Issa challenges Department of Health and Human services on Inspector General recommendations

Mike Riggs Contributor
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In a letter to sent today to DHHS Secretary Kathleen Sebelius, Rep. Darrell Issa alleged that the Department of Health and Human Services is unprepared for the demands of Democrats’ impending health-care bill, and bases that supposition on the department’s performance during the last year.

“A list of unimplemented recommendations recently released by your department’s inspector general have raised troubling questions about your department’s lack of focus on addressing waste, fraud and abuse of taxpayer funds,” Issa wrote.

The list in reference is the annual Compendium of Unimplemented Office of Inspector General Recommendations, released by DHHS Inspector General Daniel R. Levinson. According to Issa’s letter, “The list contains 86 significant outstanding recommendations that if implemented,” could result in “12.2 billion in savings … with over $8.7 billion coming from Medicare and Medicaid ‘Priority Recommendations’ alone.”

While 33 of the recommendations are new, 53 of the recommendations are from Obama’s first year in office.

“The previous year’s Compendium of Unimplemented Office of Inspector General Recommendations (released May 2009), contained 63 such recommendations,” reads Issa’s letter. “Disturbingly, only 10 of these 63 significant IG recommendations from 2008 appear to have been either fully implemented by this administration during its first year in office or deemed no longer relevant by the IG – the other 53 appear again on this year’s report. I would remind you that under the Inspector General Act, federal agencies are supposed to complete final action on IG recommendations within one year.”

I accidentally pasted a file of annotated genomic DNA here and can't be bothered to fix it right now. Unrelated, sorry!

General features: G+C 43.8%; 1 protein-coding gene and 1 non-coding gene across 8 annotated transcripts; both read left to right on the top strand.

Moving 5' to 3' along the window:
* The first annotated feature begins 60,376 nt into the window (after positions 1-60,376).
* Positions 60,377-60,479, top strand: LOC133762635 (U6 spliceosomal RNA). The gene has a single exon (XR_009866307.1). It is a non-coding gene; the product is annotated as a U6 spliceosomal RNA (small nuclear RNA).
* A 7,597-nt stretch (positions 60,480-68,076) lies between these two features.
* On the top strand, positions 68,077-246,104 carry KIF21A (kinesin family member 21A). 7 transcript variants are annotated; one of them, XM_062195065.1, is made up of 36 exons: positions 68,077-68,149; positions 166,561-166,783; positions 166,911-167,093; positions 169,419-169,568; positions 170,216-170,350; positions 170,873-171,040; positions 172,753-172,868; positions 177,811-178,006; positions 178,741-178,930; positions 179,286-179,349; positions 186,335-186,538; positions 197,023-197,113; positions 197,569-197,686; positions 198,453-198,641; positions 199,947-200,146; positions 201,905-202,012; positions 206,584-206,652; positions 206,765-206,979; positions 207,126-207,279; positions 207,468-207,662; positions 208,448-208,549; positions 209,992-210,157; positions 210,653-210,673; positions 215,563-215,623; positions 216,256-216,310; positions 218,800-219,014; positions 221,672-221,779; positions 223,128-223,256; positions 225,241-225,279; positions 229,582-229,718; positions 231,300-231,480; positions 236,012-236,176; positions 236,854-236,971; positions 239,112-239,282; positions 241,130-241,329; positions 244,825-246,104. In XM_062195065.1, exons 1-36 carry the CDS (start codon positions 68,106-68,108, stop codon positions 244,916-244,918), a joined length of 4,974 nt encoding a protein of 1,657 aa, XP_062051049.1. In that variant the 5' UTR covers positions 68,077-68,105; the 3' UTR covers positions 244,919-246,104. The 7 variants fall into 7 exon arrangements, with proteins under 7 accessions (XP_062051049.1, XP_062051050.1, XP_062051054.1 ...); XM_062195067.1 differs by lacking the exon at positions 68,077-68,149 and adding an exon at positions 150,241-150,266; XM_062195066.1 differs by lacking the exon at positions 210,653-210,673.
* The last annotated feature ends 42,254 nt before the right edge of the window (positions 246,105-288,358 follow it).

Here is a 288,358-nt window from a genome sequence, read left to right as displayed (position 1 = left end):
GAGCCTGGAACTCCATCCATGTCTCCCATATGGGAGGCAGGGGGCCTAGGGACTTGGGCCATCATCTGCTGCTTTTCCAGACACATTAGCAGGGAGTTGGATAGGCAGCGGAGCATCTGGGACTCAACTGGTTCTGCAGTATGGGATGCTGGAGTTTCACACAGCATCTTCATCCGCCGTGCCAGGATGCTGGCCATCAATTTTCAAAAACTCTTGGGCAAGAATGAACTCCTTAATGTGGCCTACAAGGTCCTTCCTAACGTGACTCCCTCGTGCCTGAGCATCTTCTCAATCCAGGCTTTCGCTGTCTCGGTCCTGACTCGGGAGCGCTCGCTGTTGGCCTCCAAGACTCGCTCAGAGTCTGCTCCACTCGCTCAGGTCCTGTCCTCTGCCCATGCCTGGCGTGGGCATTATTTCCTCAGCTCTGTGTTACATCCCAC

Issa’s letter then asks whether “the significant amount of time spent by senior officials” in the DHHS “lobbying for the president’s government health-care proposal raises important questions about whether these activities have distracted efforts to root out waste, fraud, and abuse.”

When contacted for comment, DHHS spokesman Nicholas Papas did not respond directly to Issa’s letter. “HHS is strongly committed to fighting waste, fraud and abuse and has launched an unprecedented effort, including $1.7 billion in our FY 2011 budget request to prevent and detect fraud in the health-care system,” Papas said. “Additionally, our administration has expanded its partnership with the HHS OIG and is working collaboratively on waste and fraud issues. We look forward to replying to Congressman Issa’s letter.”

Former DHHS Deputy Secretary Tevi Troy told the Daily Caller that the unimplemented recommendations are “a real problem” and a classic DHHS pitfall.

“You put more money into the system — we’re talking about a trillion dollars for this piece of legislation — and there’s likely to be more waste fraud and abuse,” Troy said. “You can diminish the amount of fraud,” he added, but “the problem is that the harder you look at waste, fraud, and abuse, the more controls you put in the system, and the slower money flows. The slower the money flows, the less willing doctors are to deal with the system, because they can’t get their payments in a timely manner.” Speed up the process, says Troy, and the doctors are happier, but  the DHHS is back to dealing with extensive waste, fraud and abuse.